Pittsburgh-based Cellomics has released version 2.0 of its CellSpace Knowledge Miner at http://cellspace.cellomics.com. The bioinformatics tool and content database allows users to query the relationships between molecules and diseases in the Medline literature.
According to Cellomics, version 2.0 offers several improvements over version 1.0, including more information, five times the number of journals, the ability to perform more types of searches, more filters to narrow the search, and an Explain Query tool that allows users to obtain an English language description of the questions they are asking.
British Columbia, Canada-based RabbitHutch Biotechnology has released version 2.0 of its GenTerpret genome interpretation and annotation tool for Solaris, Linux, and Windows. The program imports sequence files in multiple sequence formats and permits various third-party analyses to be run on the sequences. GenTerpret then presents a blended feature table containing both known features and features predicted by the analysis software.
A Human-Mouse Synteny server is now available from Softberry of Mount Kisco, NY, at http://www.softberry.ru/berry.phtml?topic=human-mouse. The resource provides information about 18,915 human genes mapped to the mouse genome draft and 18,464 mouse genes mapped to the human genome draft, and includes 14,504 orthologous gene pairs. Softberry compiled the data using its proprietary programs for gene prediction, EST/RNA mapping, and genomic sequence comparison.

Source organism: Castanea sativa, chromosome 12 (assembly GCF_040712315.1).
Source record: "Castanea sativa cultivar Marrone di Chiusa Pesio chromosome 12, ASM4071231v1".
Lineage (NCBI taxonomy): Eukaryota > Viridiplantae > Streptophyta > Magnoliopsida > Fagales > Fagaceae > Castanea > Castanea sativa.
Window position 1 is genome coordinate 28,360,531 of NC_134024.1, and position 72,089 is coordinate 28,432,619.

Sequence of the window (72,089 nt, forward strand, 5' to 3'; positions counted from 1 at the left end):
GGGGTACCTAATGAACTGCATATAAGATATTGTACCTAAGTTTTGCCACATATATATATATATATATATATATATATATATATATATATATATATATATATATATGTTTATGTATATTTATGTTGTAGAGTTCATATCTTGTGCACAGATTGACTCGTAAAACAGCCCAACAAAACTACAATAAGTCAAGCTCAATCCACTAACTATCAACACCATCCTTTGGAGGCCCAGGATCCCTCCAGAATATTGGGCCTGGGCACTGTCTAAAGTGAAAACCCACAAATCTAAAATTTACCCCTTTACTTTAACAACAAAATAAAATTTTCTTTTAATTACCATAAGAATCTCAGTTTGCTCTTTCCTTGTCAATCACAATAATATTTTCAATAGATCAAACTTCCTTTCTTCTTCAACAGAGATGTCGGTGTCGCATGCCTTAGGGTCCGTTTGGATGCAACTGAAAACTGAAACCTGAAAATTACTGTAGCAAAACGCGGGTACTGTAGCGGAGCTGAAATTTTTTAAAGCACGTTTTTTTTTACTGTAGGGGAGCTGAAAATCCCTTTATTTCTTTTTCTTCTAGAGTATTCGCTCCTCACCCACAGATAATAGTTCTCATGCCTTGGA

In line with its strategic alliance with IBM, Accelrys has ported five more software applications — RS3, CNX, HypoGen, HipHop, and Confirm — to IBM’s eServer pSeries systems running AIX. This group adds to the Wisconsin Package, CHARMm, Modeler, Delphi, and SeqFold, which were ported in February. Accelrys, headquartered in San Diego, said it expects to spend the next three quarters of 2002 migrating the majority of its life sciences applications to IBM systems.
A preliminary release of the BioGridRunner bioinformatics grid application is available from the Center for Genomics and Bioinformatics at Indiana University at http://iubio.bio.indiana.edu/grid/. The application offers resources discovery using computable directories of bioinformatics data and software; network transport for high-volume data distribution; security and authentication in use of resources; and peer-to-peer methods for data sharing. BioGridRunner is built in Java 1.3, using the Commodity Grid toolkit of the Globus project.